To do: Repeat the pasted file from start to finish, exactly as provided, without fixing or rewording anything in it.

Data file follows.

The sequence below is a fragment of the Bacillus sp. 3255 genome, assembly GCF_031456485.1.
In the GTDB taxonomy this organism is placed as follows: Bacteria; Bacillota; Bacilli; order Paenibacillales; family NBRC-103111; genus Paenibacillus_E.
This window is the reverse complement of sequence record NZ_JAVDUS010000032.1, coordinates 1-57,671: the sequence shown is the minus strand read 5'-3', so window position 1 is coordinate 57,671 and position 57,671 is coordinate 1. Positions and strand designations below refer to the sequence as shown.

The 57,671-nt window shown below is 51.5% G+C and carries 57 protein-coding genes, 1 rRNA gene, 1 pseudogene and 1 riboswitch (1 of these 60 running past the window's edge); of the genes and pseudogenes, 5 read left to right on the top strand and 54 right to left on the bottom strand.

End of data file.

The sequence below is a fragment of the Bacillus sp. 3255 genome, assembly GCF_031456485.1.
In the GTDB taxonomy this organism is placed as follows: Bacteria; Bacillota; Bacilli; order Paenibacillales; family NBRC-103111; genus Paenibacillus_E.
This window is the reverse complement of sequence record NZ_JAVDUS010000032.1, coordinates 1-57,671: the sequence shown is the minus strand read 5'-3', so window position 1 is coordinate 57,671 and position 57,671 is coordinate 1. Positions and strand designations below refer to the sequence as shown.

The 57,671-nt window shown below is 51.5% G+C and carries 57 protein-coding genes, 1 rRNA gene, 1 pseudogene and 1 riboswitch (1 of these 60 running past the window's edge); of the genes and pseudogenes, 5 read left to right on the top strand and 54 right to left on the bottom strand.